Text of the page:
A Quick Guide to Password Safety for Kids

5 min read by Bogdi

published un an în urmă, updated un an în urmă

We live in a digital world, and online safety is critical for kids to learn beginning at a young age. They are always on phones and tablets, and for many, much of their school is online too. All of these resources are password protected to safeguard personal information, but often, these passwords are preset for the kids who do not choose their own passwords.

If these passwords never get changed, kids never learn proper password safety. This makes them an easy target for hackers. It is parents’ responsibility to teach our kids internet safety—not just blocking them from inappropriate content, but teaching them why. Kids learn from watching adults, so they need computer security role models. Read on to learn all about how to quickly and easily teach your kids password safety.

Create Fun and Unique Passwords

Your kids’ passwords should be easy for them to remember but hard for strangers to guess. That sounds like it is an oxymoron, but if you try to make it fun, your child will be more likely to remember their passwords. Here are some simple tips to get their brain turning.

  • Use made-up words or phrases. If there was something that was important to them as a young child, like a stuffed animal name, try to integrate it, but do not make it the only word. Try to use three or more for added complexity.
  • Do not use simple, common passwords like ABCDE, 123455, or “password.” These are very easy for hackers to crack and get into your accounts.
  • Use long passwords of at least eight characters or more.
  • Be sure to include numbers, capital letters, and symbols. Moreover, do not just use them in easy-to-guess ways. Avoid using characters in the place of vowels, for example, using an exclamation point (!) instead of I and an at symbol (@) instead of a. These are easy substitutions that are easy to guess.
  • Do not use the same passwords everywhere. If your password gets compromised and you use it in multiple places, hackers will have access to your kids’ personal information in multiple locations.

Keeping your child’s information secure is so important, and that starts with strong passwords that are harder to compromise. If you instill these tips in your children from a young age, you will help start them with a strong digital literacy foundation they can build on for years to come.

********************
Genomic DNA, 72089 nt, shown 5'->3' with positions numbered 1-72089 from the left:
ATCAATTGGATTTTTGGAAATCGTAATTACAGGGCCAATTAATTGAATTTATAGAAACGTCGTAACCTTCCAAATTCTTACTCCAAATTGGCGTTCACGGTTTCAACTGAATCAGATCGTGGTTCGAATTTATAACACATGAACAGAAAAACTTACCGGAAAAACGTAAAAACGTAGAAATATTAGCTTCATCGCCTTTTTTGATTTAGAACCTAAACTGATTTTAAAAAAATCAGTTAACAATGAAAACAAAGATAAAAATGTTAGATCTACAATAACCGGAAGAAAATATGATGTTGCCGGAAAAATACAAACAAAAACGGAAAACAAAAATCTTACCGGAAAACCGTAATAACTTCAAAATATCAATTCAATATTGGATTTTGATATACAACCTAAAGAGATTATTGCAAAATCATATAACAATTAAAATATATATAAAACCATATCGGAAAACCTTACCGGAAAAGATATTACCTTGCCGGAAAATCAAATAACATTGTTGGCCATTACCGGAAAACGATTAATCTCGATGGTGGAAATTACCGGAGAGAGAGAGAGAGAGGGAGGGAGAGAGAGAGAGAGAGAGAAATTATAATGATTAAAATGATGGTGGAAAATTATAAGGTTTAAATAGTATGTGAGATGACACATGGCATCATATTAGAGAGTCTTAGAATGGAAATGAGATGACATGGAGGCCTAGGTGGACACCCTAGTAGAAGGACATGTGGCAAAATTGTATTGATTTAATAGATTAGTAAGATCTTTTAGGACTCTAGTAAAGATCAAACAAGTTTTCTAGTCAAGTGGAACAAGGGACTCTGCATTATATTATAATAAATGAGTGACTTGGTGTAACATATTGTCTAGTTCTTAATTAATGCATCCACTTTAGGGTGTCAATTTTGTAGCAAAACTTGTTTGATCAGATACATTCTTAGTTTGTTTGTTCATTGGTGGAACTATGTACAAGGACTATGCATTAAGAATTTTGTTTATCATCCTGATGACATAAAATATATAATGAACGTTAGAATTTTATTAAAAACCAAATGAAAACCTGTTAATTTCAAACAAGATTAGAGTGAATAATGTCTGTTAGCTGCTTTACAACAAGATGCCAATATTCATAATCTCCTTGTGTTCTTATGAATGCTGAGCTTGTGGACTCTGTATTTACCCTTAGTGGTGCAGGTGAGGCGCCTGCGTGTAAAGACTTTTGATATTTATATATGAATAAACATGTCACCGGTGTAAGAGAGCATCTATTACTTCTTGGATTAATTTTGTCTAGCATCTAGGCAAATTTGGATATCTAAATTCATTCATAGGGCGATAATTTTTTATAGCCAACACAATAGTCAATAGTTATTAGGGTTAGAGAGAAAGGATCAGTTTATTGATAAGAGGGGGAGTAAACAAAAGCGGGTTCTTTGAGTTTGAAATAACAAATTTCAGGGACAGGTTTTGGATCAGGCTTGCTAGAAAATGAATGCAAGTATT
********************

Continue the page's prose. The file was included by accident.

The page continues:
Do Not Share Passwords

This one may be hard for your children to understand. After all, they know your phone password! But it is very important that your kids do not share their passwords with anyone but their parents—and that includes their siblings. The more people who know their password, the more likely it is that people could get access to their account that should not.

When you are trying to make sure that your children understand why they should not share their passwords, explain to them some of the scenarios that could happen. Below are just a few examples.

  • Someone could pretend to be them.
  • Someone could send mean emails and hurt friendships.
  • Someone could open accounts in bad places.
  • Someone could change passwords and lock them out of their accounts.
  • Someone could spend money if there are bank accounts attached.

These are just a few examples, but ones that should resonate with your children, so they know not to share their passwords. If they do, they will need to make sure to tell you who they shared it with and why. You can then determine if you need to change their passwords.

Remember that this does not apply to you as a parent. You should have all of your children’s passwords who are under the age of 18 as a safety precaution. This will help provide you with peace of mind knowing that you can monitor their online activity for their safety and security. There are a lot of scary people out there, and not just those looking to steal their passwords.

Avoid Phishing Attempts

Hackers can use creative ways to get your password, and you give them an opening fall for any of their phishing attempts.